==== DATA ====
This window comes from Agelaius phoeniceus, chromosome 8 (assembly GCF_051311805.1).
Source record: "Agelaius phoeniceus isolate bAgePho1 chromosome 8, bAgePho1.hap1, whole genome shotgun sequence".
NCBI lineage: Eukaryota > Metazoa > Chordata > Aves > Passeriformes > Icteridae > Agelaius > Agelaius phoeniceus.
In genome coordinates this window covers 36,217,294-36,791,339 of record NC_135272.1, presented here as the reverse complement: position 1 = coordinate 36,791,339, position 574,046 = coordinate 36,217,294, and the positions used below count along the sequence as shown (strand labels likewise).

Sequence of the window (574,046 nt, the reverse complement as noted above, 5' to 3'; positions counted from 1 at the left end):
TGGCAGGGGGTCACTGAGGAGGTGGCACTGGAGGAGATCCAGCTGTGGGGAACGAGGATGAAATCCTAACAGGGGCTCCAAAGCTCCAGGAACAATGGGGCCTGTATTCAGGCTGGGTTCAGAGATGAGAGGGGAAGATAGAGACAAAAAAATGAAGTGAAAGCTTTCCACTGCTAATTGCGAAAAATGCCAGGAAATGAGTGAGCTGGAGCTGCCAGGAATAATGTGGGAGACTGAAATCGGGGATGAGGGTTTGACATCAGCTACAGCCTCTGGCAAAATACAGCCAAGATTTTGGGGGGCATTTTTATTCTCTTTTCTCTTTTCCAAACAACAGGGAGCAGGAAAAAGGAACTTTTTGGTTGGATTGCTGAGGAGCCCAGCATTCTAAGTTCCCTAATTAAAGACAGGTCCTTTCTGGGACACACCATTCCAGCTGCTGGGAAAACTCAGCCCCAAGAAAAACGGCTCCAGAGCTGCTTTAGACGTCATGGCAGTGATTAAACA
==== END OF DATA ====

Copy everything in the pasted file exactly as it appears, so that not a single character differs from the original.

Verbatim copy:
This window comes from Agelaius phoeniceus, chromosome 8 (assembly GCF_051311805.1).
Source record: "Agelaius phoeniceus isolate bAgePho1 chromosome 8, bAgePho1.hap1, whole genome shotgun sequence".
NCBI lineage: Eukaryota > Metazoa > Chordata > Aves > Passeriformes > Icteridae > Agelaius > Agelaius phoeniceus.
In genome coordinates this window covers 36,217,294-36,791,339 of record NC_135272.1, presented here as the reverse complement: position 1 = coordinate 36,791,339, position 574,046 = coordinate 36,217,294, and the positions used below count along the sequence as shown (strand labels likewise).

Sequence of the window (574,046 nt, the reverse complement as noted above, 5' to 3'; positions counted from 1 at the left end):
TGGCAGGGGGTCACTGAGGAGGTGGCACTGGAGGAGATCCAGCTGTGGGGAACGAGGATGAAATCCTAACAGGGGCTCCAAAGCTCCAGGAACAATGGGGCCTGTATTCAGGCTGGGTTCAGAGATGAGAGGGGAAGATAGAGACAAAAAAATGAAGTGAAAGCTTTCCACTGCTAATTGCGAAAAATGCCAGGAAATGAGTGAGCTGGAGCTGCCAGGAATAATGTGGGAGACTGAAATCGGGGATGAGGGTTTGACATCAGCTACAGCCTCTGGCAAAATACAGCCAAGATTTTGGGGGGCATTTTTATTCTCTTTTCTCTTTTCCAAACAACAGGGAGCAGGAAAAAGGAACTTTTTGGTTGGATTGCTGAGGAGCCCAGCATTCTAAGTTCCCTAATTAAAGACAGGTCCTTTCTGGGACACACCATTCCAGCTGCTGGGAAAACTCAGCCCCAAGAAAAACGGCTCCAGAGCTGCTTTAGACGTCATGGCAGTGATTAAACA